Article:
Herein, the MR approach was used to analyze the potential causal effect of circulating SHBG concentrations on the risk of contracting OA, RA, and AS. The site-specific associations between SHBG level and OA as well as the sex-specific associations between SHBG level and three types of arthritis were further explored.


Selection of genetic variants

Instrumental variables associated with circulating SHBG concentration were extracted from a large GWAS dataset [34], which included 28,837 individuals (13,899 women and 14,938 men) of European ancestry. SNPs associated with SHBG level at genome-wide significance (P < 5 × 10−8) were utilized. The corresponding linkage disequilibrium (Supplementary Table 1) was tested on the LD-link website (, European; r2 < 0.1). Adjustments were made for sex and BMI. Thirteen SNPs were finally identified as genetic variants. The characteristics of the selected SNPs for SHBG concentration are displayed in Table 1.

Table 1 Characteristics of SNPs for circulating SHBG concentration from GWAS meta-analysis

Genetic associations with arthritis

Summary statistics for the effect of SHBG-associated SNPs on OA were derived from a large GWAS meta-analysis that included 455,221 European individuals [35]. Based on joint morphology, hip and knee are the established risk factors for OA [36, 37]. In cognizant of this, the summary data for hip and knee OA were also extracted from the GWAS dataset above, which contained 393,873 and 403,124 European individuals, respectively. The corresponding summary statistics for OA, RA, and AS were obtained from the UK Biobank Resource to investigate the impact of sex difference on causal associations between SHBG and arthritis. 361,141 participants of European ancestry were identified. Among them, 194,153 were women while 166,988 were men. There were 30,046 cases of OA (19,397 women and 10,649 men), 4017 cases of RA (2758 women and 1259 men), and 1038 cases of AS (367 women and 671 men). The characteristics of GWAS studies of the included data are showed in Supplementary Table 2. The summary data for the overall analyses of RA and AS were also extracted from the UK Biobank. All studies contributing data for analyses were approved by relevant ethics committees. Moreover, all participants provided written informed consents prior to the study.

Statistical analysis

The MR approach was used to identify the potential causal link of SHBG concentrations with OA, RA, and AS. Estimates for the genetically causal associations were obtained by applying the fixed-effect inverse-variance-weighted (IVW) analysis. This was done to establish the overall effect of each concentration of SHBG on the outcomes. For MR analyses, a statistical significance threshold of P < 0.05 was used. The statistical power was calculated based on the mRnd website ( Type-I error rate was set to 0.05. The selected instrumental variables explained 8% of the variance in circulating SHBG levels. In the analyses of SHBG levels, our study had 100% power to detect an odds ratio (OR) of 1.1 for overall OA and an OR of 1.5 for hip OA. And we had 47% power to detect an OR of 1.1 for knee OA. However, the power to detect an OR for the other outcomes in the analyses of SHBG levels was lower than 10%. This might due to the low proportion of cases in the datasets from UK Biobank.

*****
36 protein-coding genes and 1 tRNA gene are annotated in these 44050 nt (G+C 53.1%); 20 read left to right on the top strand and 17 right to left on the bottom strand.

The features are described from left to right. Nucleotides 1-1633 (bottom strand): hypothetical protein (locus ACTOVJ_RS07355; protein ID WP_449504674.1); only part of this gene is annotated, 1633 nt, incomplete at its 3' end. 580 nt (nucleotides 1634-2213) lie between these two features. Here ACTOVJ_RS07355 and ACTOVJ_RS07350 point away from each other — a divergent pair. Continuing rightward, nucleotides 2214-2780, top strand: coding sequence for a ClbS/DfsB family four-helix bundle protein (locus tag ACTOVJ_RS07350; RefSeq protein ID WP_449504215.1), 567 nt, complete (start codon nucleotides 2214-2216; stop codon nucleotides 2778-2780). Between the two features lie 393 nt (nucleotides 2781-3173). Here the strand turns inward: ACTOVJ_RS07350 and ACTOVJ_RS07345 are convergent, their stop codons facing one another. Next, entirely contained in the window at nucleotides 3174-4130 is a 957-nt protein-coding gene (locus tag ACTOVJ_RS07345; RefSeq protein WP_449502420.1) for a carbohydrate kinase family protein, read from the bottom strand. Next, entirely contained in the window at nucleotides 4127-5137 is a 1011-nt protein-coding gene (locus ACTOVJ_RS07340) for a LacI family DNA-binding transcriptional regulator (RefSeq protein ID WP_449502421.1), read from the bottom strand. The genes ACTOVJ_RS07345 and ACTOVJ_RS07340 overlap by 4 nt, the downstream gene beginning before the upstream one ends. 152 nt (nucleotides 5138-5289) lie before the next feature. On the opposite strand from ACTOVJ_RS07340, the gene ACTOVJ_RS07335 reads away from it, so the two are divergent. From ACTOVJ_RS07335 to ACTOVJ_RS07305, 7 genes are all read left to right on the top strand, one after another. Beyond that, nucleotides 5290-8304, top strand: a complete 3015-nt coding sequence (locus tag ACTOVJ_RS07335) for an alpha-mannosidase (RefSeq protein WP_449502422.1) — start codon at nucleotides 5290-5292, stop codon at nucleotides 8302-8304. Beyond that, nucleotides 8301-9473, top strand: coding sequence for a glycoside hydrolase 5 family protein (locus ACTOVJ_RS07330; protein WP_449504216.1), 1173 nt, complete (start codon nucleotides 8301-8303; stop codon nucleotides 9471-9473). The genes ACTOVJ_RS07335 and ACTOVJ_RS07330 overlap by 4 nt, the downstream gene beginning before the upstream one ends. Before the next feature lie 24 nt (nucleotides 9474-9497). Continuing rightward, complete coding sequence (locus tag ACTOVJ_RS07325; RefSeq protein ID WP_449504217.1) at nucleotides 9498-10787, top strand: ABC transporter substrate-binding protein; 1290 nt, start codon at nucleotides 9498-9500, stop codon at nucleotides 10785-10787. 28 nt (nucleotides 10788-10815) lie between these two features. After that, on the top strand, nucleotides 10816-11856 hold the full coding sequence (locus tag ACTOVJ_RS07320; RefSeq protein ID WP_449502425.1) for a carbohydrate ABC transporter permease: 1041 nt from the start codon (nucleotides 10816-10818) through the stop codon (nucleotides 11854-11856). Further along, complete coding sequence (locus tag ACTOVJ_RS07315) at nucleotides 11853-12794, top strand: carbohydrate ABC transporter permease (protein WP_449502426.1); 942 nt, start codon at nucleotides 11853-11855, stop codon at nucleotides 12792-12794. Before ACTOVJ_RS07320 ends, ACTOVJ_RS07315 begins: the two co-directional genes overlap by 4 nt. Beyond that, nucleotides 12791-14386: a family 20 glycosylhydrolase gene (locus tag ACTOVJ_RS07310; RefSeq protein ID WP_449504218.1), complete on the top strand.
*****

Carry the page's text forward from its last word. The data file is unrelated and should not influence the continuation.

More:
A weighted median method was used to examine the median value of the ratio instrumental variable estimates in the sensitivity analysis. This was done as a complement to IVW analysis. The MR-Egger method was performed to account for potential pleiotropy of the genetic variants which would have influenced the outcome through pathways other than the exposure as this could have caused bias to the analytical results [38]. The MR pleiotropy residual sum and outlier (MR-PRESSO) method were also used to test for horizontal pleiotropy. The outlying genetic variants were identified by applying this method. In addition, traits associated with SHBG-associated SNPs were searched on the PhenoScanner V2 website to determine whether the selected instrumental variables were related to any confounder in the potential associations between SHBG levels and the three types of arthritis. As such, in the sensitivity analysis, IVW analysis was performed after removing the genetic variant rs780093, which was found to be related with some confounders after searching in the PhenoScanner website. The P value of the association between rs12150660 and hip OA was lower than 1.00 × 10−4 (P = 1.45 × 10−5). In cognizant of this, IVW analysis was performed on hip OA after removing this SNP (rs12150660) from instrumental variables. This was done to test the robustness of the causal association between SHBG levels and hip OA.

All statistical analyses were conducted using R version 3.6.1 and the R package “MendelianRandomization.”


The associations between genetic variants for circulating SHBG concentrations and all the outcomes are summarized in Supplementary Table 3–6. The potential causal effects of SHBG concentrations on the three types of arthritis (OA, RA, and AS) were estimated by IVW analyses. Based on a search done in the PhenoScanner website, none of the selected instrumental variables was strongly associated with traditional risk factors of OA, RA, and AS except rs780093. It was found to be related to body weight. However, rs17496332, rs7910927, rs12150660, rs1641537, and rs1573036 were found to be correlated with traits which have been reported recently to be related to OA, RA, or AS. The other remaining genetic variants were not associated with any confounders (Supplementary Table 7). For instance, rs780093 and rs7910927 are associated with triglyceride levels while rs12150660 and rs1573036 are associated with testosterone levels.